OCD: Fighting a battle on two fronts

March 13th 2017

Written by guest writer Marc

Disclaimer: This article contains language that some readers may find offensive.

I’m a Dutch lad, I’m 25 years old and I’m an Arts & Culture student. I also suffer with Obsessive Compulsive Disorder and to be frank, it changed my life and made my life a hell sometimes. I’ve accepted that I have OCD, but sometimes it really feels like fighting a war. A total war. A war on two fronts and that’s quite exhausting, I can tell you. Let me explain you why. I was diagnosed with OCD in the summer of 2016, although I’ve felt like it for more than a year. I was told my OCD was a consequence of not dealing with my Generalised Anxiety Disorder in the right way and that’s how OCD manifested in my brain and body. For me, at the time it sounded like utter codswallop. I didn’t know a thing about OCD and to me OCD wasn’t what I had, because I knew people with OCD who suffered a lot more than me.

My OCD focuses or concentrates on checking, touching, tapping, counting and some really disturbing intrusive thoughts. At first these were weird habits and some weird thoughts, I never thought it was something I was compelled to do every single moment of the day. But it grew worse and it was then that I realised it took over my life. It made my life a living hell. OCD is like an unwelcome friend in my life, staying way too long and make you do things. You have to do those things or bad things will happen. OCD is not about cleaning, just wanting everything to be symmetrical or only eating the brown M&M’s. It’s much more than that, it’s about life debilitating fears, obsessions and compulsions. It’s about me fearing for my loved one’s health, it’s fears about life. It’s about checking my bags, doors, bed, alarm, clothes, washing, shower, kitchen, bathroom. 8 times every single time. It’s about counting my life, touching certain objects till it feels right. Every day I have do certain rituals to get me through the day. For me it’s got to do with the number 8. When I wake up, I have to open my eyes 8 times. I have to touch everything 8 times. Take a shower for 8 minutes. Touch my watch 8 times. Say 8 prayers. Walk down the stair in 8 second. Everything revolves around the number 8. This can be touching, tapping or counting. Whereas the checking is something that become worse when my anxiety is high, this is present every day and I can’t seem to do anything about it.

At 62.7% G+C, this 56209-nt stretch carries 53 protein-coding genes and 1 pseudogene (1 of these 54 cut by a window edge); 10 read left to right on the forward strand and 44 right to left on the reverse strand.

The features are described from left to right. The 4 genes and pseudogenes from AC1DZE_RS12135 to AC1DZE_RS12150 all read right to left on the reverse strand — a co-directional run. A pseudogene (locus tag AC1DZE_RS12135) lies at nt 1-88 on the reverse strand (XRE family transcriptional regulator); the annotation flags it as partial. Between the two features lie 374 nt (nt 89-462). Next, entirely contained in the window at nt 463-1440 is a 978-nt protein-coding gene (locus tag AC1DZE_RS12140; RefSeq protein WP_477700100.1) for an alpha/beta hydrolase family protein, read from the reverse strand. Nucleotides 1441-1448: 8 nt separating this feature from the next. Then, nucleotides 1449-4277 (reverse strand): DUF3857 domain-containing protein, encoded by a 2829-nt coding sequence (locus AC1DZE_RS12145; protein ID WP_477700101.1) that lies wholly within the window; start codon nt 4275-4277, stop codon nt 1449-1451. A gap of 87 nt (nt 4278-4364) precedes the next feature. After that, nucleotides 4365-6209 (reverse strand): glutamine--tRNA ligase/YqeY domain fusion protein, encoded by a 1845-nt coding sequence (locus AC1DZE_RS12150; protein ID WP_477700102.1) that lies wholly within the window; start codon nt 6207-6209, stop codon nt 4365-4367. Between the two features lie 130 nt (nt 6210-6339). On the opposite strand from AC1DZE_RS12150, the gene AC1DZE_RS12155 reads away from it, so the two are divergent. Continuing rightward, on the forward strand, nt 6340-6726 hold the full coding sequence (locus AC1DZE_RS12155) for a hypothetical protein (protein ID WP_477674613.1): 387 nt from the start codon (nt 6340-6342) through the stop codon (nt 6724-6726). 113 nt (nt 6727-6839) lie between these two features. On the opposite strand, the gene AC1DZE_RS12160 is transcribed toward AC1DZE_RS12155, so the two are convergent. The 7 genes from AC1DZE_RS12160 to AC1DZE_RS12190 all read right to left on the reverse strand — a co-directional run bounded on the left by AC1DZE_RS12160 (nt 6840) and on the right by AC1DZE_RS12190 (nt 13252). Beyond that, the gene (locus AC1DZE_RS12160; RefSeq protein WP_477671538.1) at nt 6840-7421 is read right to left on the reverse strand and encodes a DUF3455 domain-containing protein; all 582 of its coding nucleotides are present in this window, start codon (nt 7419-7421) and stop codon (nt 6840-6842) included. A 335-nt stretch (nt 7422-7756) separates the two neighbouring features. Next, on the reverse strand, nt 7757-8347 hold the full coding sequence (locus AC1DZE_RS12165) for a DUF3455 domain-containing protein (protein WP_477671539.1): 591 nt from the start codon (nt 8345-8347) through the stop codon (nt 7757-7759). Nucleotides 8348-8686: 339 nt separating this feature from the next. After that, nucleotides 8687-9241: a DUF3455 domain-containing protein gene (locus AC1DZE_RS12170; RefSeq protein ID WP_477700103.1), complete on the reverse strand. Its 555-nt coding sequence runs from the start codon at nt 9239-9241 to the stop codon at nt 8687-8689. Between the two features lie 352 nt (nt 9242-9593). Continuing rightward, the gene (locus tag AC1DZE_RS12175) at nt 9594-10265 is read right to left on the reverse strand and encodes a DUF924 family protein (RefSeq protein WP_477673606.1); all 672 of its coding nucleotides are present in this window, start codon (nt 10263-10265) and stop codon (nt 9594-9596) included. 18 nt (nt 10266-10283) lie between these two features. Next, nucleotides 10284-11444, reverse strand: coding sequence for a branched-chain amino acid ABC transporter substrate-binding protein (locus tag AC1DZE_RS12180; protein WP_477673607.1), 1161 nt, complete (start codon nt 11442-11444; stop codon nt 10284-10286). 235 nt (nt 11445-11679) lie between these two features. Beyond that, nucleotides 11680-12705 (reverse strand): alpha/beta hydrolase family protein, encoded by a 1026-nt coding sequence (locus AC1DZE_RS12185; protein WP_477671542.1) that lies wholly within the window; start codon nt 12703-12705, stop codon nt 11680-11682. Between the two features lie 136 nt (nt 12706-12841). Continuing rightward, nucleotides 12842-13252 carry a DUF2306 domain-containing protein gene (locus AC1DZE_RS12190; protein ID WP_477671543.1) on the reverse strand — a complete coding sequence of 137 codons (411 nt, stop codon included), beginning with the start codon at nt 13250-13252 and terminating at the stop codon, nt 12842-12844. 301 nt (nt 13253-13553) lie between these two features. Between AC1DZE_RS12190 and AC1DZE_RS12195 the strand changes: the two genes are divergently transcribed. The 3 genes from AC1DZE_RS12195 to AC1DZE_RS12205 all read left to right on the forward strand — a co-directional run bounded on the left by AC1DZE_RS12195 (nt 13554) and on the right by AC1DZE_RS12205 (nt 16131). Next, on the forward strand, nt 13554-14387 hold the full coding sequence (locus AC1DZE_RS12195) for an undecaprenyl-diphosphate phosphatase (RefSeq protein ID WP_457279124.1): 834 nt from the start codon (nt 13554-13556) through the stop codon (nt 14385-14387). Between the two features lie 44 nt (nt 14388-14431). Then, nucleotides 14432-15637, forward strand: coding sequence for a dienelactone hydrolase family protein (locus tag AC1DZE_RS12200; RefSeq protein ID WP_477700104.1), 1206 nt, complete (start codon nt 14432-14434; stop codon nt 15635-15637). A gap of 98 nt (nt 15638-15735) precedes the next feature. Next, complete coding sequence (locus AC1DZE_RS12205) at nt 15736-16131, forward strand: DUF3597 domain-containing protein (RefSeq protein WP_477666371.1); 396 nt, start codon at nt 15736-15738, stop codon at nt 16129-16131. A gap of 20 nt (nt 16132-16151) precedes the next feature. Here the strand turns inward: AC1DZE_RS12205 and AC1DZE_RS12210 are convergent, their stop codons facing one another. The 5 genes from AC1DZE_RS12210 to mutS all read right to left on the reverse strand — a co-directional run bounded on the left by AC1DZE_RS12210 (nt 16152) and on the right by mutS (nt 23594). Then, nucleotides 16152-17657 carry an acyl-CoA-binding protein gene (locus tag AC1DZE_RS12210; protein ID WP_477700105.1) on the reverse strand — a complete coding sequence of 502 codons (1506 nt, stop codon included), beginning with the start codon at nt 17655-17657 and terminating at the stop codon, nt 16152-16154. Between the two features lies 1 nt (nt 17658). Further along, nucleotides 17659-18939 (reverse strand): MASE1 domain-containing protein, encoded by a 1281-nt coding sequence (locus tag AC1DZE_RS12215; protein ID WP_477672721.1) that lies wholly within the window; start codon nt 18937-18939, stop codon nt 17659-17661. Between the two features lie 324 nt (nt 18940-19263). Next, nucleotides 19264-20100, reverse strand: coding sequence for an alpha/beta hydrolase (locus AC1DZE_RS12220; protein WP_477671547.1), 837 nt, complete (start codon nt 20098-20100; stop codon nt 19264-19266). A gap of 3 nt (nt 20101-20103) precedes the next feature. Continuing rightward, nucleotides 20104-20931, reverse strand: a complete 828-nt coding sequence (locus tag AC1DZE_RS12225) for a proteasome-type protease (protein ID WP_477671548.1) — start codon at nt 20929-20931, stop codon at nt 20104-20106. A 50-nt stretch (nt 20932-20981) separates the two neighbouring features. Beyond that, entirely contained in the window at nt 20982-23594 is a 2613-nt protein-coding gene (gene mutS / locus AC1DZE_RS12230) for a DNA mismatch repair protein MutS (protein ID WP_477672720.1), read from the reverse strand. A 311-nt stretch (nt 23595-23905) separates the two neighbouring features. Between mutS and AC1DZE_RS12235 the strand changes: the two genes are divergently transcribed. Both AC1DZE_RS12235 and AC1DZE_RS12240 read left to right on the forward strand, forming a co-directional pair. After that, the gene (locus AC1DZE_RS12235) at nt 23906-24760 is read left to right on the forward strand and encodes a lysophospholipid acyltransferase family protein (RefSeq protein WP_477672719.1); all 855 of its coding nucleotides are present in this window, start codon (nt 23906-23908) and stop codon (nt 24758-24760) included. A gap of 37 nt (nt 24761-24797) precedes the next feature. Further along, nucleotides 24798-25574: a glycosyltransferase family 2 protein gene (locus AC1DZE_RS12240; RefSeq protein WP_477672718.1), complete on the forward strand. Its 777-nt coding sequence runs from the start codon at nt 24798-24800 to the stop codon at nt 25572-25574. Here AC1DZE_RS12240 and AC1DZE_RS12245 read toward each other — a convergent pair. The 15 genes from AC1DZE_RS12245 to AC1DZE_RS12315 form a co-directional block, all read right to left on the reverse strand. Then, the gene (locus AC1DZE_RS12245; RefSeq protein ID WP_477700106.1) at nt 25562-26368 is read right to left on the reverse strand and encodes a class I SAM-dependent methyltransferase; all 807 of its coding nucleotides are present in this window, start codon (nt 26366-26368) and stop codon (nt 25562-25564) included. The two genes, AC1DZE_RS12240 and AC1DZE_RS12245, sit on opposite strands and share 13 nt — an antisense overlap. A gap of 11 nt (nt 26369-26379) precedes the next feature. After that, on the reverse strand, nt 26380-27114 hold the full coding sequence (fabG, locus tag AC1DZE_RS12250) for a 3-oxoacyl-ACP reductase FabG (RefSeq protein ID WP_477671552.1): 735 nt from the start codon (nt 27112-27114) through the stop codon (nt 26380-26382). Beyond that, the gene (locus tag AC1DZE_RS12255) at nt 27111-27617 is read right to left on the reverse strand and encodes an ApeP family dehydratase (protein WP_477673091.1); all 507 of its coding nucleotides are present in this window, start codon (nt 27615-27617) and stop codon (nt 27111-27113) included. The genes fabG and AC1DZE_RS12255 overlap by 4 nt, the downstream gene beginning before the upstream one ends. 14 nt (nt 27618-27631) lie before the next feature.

It’s about having uncontrollable thoughts about people pop into your mind. It’s about not wanting to be around people, because you are afraid you might act on the intrusive thoughts in your brain. It’s about thinking you are a bad person for thinking so, it’s feeling guilty till you can’t take it anymore. It’s a war in your brain and you have no idea if you are winning or losing. Having a mental illness is hard, it’s bloody hard. It makes your life so much harder, more difficult and sometimes you think of life’s worth because of your OCD. OCD makes me struggle with relationships a lot. Romance, family and friendships. They can be become so hard to maintain and take care of, when my OCD gets really bad. One of my favourite songs is Love will tear us apart from Joy Division, but in reality I feel like OCD will tear us apart.

I’ve been talking about a war on two fronts and I just spoke about the war in my brain, the war with myself. But here’s another war I have to fight every day it seems: OCD in the media. OCD. It’s not something you can become after watching a TV show or doing a Facebook quiz “How OCD are you?!” – Mental illnesses have been a taboo topic to talk about for ages and still feels like this. Where many mental illnesses are not talked about, OCD is talked about. But in doing so, it’s being done wrongly. It’s used as being a quirky character flaw of people and the stigma is only growing at times I feel.

The result and/or consequence of this is that OCD is seen as something that’s not an illness. It means that we, who do struggle with it, are perceived as overreacting, making things up and being just a bit special. We also are fighting this horrible stigma as well as our own demons, and that my dear people is incredibly exhausting to everyone. As a young adult, it’s even tougher I feel. Often are our struggles described as growing up or being hormonal or being an adolescent. We are not taken seriously a lot of time, and that really pisses me off. That extra stigma of age shouldn’t be there and people should listen to what young people have to say. They know their body and mind as well as older people.

Fighting these battles make it so hard, because they cost so much energy. But I will keep fighting my own demons and fighting against the stigma. I will not stop trying to educate people, raising awareness and reducing that stigma. Mental illnesses are real and ruin people’s lives. It’s time the whole world recognised that and offered the support, understand and love we need. I got this, we got this and together we are going to get through this.

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